ISLAMABAD: Cricketer-turned-politician Imran Khan accused the United States on Friday of deliberately destroying any chance of meaningful peace talks with the Pakistani Taliban by killing the insurgency’s leader in a drone strike a week ago.
The Taliban have since rejected talks with the government and threatened a wave of revenge attacks for the death of their chief, Hakimullah Mehsud, on November 1.
Khan, a popular opposition politician in the South Asian nation, told Reuters in an interview that the United States had scuppered negotiations at a time when the militants seemed to have become more open to them.
“If there was a chance of peace talks, we should have grabbed it,” he said at his sprawling estate outside Islamabad ringed by hills and neatly maintained lawns.
“The Americans basically could have taken out Hakimullah whenever they wanted. I think the timing was to sabotage the peace process.
“The Americans think that if there is fighting going on here …in our tribal belt, there is less chance of insurgents going over to the other side (Afghanistan) to fight the Americans at a time when they are withdrawing.”
Washington has long put pressure on Pakistan to do more to tackle the insurgency but the new government of Prime Minister Nawaz Sharif, elected in May, wants to find a negotiated solution to years of violence.
Attacks against the army and civilians, however, have been on the rise since Sharif came to power, causing concern in a region already nervous about the planned withdrawal of U.S.-led troops from Afghanistan in 2014.
Earlier this week U.S. Secretary of State John Kerry suggested the drone attack was justifiable, while at the time saying Washington was sensitive to Pakistani concerns.
Mehsud had been tentatively open to ceasefire talks with the government, but new Taliban leader Mullah Fazlullah, whose men were behind the attack on schoolgirl Malala Yousafzai last year, strongly opposes negotiations.
“SLAVES OF AMERICA”
Khan, who became a celebrity in Pakistan and the West in the 1980s as a dashing young cricketer, is now an influential politician and a fierce opponent of U.S. drone strikes.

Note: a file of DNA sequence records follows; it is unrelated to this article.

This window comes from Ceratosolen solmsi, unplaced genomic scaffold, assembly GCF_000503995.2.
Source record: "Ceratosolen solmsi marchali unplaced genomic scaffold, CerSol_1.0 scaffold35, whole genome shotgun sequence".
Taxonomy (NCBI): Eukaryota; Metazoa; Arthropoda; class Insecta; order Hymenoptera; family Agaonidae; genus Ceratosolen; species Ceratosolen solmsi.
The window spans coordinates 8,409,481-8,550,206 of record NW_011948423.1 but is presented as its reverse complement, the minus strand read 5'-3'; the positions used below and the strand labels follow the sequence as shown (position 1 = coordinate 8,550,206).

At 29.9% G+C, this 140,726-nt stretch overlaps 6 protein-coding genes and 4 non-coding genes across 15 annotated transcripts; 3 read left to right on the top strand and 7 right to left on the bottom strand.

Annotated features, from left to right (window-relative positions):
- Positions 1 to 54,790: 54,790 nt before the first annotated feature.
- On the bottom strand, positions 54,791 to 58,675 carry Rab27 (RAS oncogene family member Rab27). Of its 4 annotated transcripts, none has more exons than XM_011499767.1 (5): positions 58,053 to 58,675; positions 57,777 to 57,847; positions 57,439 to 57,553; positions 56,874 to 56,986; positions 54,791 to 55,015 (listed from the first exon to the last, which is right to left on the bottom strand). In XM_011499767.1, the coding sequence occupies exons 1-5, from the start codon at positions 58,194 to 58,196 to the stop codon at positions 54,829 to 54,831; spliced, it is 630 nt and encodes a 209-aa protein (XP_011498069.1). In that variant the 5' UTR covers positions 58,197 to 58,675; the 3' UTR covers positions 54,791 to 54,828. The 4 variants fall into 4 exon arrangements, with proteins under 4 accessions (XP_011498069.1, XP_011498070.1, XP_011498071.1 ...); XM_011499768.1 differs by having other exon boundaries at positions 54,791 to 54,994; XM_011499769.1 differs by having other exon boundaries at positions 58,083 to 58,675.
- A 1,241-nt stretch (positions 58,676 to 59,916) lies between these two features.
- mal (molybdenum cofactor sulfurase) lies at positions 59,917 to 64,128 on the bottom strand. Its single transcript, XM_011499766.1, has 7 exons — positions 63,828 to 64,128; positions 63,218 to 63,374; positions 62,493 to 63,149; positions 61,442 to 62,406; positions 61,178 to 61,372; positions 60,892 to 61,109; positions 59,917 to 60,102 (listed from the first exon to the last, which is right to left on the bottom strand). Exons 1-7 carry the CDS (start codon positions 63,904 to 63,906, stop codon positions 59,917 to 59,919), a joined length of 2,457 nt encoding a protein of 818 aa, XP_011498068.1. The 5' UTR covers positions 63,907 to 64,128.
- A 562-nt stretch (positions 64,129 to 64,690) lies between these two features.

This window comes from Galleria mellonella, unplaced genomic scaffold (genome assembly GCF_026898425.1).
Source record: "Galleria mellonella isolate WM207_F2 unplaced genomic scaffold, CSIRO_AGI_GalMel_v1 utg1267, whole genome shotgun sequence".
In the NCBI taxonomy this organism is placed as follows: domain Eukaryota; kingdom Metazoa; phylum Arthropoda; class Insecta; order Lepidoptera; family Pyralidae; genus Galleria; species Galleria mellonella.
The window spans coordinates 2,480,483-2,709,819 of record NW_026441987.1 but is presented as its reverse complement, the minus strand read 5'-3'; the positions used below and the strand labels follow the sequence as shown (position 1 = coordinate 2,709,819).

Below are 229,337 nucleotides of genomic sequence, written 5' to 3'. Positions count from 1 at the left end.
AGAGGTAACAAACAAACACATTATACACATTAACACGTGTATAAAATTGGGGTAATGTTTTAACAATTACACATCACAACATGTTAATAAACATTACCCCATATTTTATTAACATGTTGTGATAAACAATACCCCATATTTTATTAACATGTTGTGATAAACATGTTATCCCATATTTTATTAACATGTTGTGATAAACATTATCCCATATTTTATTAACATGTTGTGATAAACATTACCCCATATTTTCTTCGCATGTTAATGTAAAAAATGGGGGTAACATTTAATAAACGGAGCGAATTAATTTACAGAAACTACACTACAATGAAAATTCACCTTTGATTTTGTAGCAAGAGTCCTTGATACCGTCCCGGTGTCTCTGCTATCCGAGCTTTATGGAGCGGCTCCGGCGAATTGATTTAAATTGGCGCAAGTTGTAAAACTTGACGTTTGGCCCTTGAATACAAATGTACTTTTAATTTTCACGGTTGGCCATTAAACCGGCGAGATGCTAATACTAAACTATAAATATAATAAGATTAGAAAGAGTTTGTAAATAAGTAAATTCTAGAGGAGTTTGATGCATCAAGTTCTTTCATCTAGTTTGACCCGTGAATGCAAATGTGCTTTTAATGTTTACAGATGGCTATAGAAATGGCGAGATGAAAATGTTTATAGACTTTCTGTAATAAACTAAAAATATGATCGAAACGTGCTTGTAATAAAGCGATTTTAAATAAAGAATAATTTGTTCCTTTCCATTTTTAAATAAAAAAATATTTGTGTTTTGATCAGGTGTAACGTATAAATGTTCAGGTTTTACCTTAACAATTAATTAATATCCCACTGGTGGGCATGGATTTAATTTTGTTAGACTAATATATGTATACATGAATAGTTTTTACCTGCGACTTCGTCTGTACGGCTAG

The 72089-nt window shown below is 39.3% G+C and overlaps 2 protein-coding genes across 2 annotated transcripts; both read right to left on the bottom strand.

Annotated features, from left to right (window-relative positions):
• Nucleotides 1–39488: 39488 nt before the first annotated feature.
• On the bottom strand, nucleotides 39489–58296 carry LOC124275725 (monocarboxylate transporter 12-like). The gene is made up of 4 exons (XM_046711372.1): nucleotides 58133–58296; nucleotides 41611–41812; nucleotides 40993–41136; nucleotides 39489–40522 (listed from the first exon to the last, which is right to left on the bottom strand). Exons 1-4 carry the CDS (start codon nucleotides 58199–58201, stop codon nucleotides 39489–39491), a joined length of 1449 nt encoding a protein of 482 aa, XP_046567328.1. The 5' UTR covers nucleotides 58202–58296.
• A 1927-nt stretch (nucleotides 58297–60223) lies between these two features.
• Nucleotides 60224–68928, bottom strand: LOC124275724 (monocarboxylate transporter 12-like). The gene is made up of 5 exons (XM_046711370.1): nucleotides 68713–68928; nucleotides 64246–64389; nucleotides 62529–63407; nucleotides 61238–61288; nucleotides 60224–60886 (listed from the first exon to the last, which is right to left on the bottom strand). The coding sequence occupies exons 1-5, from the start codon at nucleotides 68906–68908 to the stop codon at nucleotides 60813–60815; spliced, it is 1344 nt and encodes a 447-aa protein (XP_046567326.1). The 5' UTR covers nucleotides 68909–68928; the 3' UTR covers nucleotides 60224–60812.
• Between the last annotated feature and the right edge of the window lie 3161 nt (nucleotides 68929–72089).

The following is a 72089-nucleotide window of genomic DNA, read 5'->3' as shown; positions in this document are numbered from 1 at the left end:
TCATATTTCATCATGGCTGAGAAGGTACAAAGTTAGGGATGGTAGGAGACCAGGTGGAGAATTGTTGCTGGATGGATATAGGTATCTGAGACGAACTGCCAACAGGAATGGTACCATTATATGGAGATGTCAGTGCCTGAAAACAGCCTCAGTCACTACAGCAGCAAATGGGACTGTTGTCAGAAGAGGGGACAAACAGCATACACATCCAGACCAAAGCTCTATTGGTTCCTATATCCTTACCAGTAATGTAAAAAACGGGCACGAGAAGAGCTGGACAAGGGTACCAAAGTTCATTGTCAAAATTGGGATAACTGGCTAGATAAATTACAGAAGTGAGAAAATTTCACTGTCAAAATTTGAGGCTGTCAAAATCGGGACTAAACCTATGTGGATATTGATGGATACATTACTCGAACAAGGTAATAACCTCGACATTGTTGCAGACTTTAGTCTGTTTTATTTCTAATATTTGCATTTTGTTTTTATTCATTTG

He said missiles fired by unmanned U.S. aircraft in North Waziristan, a mountainous region where most militants are based, have only fuelled anti-American sentiment.
He agrees with Sharif on the need for peace talks with the Pakistan Taliban, an al Qaeda-linked group fighting to topple the government.
Khan, whose political party is now in charge of the volatile Khyber Pakhtunkhwa (KP) province bordering Afghanistan, has threatened to cut NATO supply lines through his region from November 20 if U.S. drone strikes do not end.
Blocking NATO trucks at KP border checkpoints could disrupt the operations of U.S.-led forces in Afghanistan but any decision to close supply routes through Pakistan would have to come from the central government in Islamabad.
“They (the Taliban) think … we are the slaves of America, that the Pakistan government is taking money from the U.S. and fighting its (America’s) war and killing its own people,” Khan said.
“Therefore they have declared jihad (holy war) against the Pakistan army and Pakistani security forces. The dialogue should (take place) to take that narrative away.”
Despite Sharif’s emphasis on talks, no meaningful negotiations have taken place since his election and Fazlullah’s rise could signal the start of a new period of uncertainty and violence in the unstable region.
The Taliban want to oust the government and impose Islamist rule in the nuclear-armed nation. Opponents of talks, including many in Pakistan’s all-powerful army, believe the insurgency can only be defeated by force.
But Khan disagrees: “We are bogged down in guerrilla warfare just as the British were bogged down for 80 years, in Waziristan, in the tribal areas, and they never succeeded,” he said in reference to British military failures in the 19th century.
“We are not going to succeed because they (Taliban) are masters of guerrilla warfa